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I always see instructions for adding the Universe and Multiverse repositories that look something like the following:

sudo add-apt-repository -y "deb http://archive.ubuntu.com/ubuntu $(lsb_release -sc) main universe restricted multiverse"

Recently I tried editing this to use HTTPS instead and was dismayed to find that archive.ubuntu.com doesn't appear to respond to HTTPS. Now I wonder how feasible it would be, or what damage could be done, if an attacker were to successfully perform a man-in-the-middle attack here?

Am I being too paranoid, considering the role these repositories perform on a system?

marked as duplicate by user68186, mikewhatever, Eric Carvalho, muru, andrew.46 Apr 3 '16 at 2:12

This question has been asked before and already has an answer. If those answers do not fully address your question, please ask a new question.


All the files downloaded by APT have a signature that allows the downloaded file to be verified against the public keys stored on your computer as being signed by Ubuntu and only Ubuntu. This verifies that the file you receive was authorised by Ubuntu at some stage and hasn't been modified or tampered with since.

A technical explanation of how this works is available from Ubuntu (and from Debian which uses the same system).

Because of the use of HTTP instead of HTTPS, yes eavesdroppers could see what files you are downloading, but privacy is not likely to be your concern in this case. A man-in-the-middle attempt to modify the packages to inject harmful code would still fail because it would break the signing mechanism.

One possible gotcha in this signing mechanism is that it doesn't guarantee that you are getting the most up-to-date version of the package (indeed, sometimes mirrors are slow to update). To help mitigate this problem, the signed release file includes a "Valid-Until" date after which all the files it references should be considered stale. It would be plausible for a man-in-the-middle to substitute an archive with an unmodified earlier version of the archive within this Valid-Until date and cause your APT to believe there are no updates. But they can't make any arbitrary modifications to packages nor could they go back in time past a certain point.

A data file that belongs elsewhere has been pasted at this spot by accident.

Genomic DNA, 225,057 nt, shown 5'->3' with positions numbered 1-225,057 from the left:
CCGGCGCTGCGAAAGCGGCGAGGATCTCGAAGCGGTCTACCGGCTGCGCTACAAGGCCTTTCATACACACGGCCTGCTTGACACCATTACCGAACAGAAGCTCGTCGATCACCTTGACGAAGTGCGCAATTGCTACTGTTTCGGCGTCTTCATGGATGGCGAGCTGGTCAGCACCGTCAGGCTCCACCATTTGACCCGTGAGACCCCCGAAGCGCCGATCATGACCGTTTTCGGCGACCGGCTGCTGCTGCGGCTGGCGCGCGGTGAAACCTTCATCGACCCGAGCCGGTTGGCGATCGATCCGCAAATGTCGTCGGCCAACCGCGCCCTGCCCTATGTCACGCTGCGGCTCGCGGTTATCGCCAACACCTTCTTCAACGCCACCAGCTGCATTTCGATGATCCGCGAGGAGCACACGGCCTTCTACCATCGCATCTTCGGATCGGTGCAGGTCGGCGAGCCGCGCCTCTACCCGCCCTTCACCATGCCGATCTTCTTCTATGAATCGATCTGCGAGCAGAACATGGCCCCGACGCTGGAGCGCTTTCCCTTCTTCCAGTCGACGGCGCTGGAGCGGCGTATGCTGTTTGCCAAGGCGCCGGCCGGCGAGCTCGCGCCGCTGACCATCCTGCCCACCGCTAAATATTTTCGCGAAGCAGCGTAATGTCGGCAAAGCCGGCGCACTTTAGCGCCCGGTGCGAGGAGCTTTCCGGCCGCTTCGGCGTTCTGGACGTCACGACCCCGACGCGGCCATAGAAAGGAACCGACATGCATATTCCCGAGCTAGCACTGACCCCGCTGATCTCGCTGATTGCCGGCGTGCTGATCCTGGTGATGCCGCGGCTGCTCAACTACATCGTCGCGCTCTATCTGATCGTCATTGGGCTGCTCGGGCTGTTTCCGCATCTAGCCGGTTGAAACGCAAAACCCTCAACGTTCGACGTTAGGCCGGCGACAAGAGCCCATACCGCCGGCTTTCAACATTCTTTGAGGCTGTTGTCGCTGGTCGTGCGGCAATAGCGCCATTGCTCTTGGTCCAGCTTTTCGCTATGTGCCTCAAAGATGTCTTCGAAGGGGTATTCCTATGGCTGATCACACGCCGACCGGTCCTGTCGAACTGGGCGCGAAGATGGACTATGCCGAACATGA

The signing mechanisms provide much better security than HTTPS in this kind of distributed environment where the files are mirrored over many servers not controlled by Ubuntu. In essence you only need to trust Ubuntu, not the mirror, so you need to prove that the files originally came from Ubuntu and have not been modified since - there's no need to verify the identity of the mirror.

Note that when you add a non-official repository to your sources list, such as a PPA, you will be receiving files that are not signed by Ubuntu. APT should warn you about this, because they haven't been signed by a certificate matching any of the public keys installed on your computer as authorised by Ubuntu.

Source: Are repository lists secure? Is there an HTTPS version?

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    A few MitM attacks I can think of: replay an old list of software so that security patches don't get installed, observe what software is installed by which updated packages are downloaded or even which PPAs are subscribed to. – Olathe Mar 17 '16 at 23:02
  • When I try to hit archive.ubuntu.com/ubuntu, the connection is refused. It's as if they are not listening on the HTTPS port. Is there some other URL we're supposed to use for HTTPS? – smitelli Mar 22 '16 at 22:10
  • I was wrong, i cant get that to work either. That was Debian... I've adjusted the answer accordingly. BTW Follow the link and read the comments for more information! And please give credit to the writer. – Izzno Mar 23 '16 at 14:36
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    A more annoying bug is that when you apt update, apt doesn't seem to do any checking on the HTTP response coming from the server, and will overwrite your index cache with whatever bogus info. An attacker can be subtle and feed you a stale index, but an annoying attacker can just feed you random data and totally break your unattended config/install setups. The fix is to trash the index cache and run apt update again. Furthermore, if there's an exploit in the code that reads /var/lib/apt/lists, an attacker can MITM you an input that will exploit that code next time you run apt. – Marius Jun 20 '17 at 0:00
  • are there any other mirrors that use https? – kapad Oct 11 '18 at 12:17

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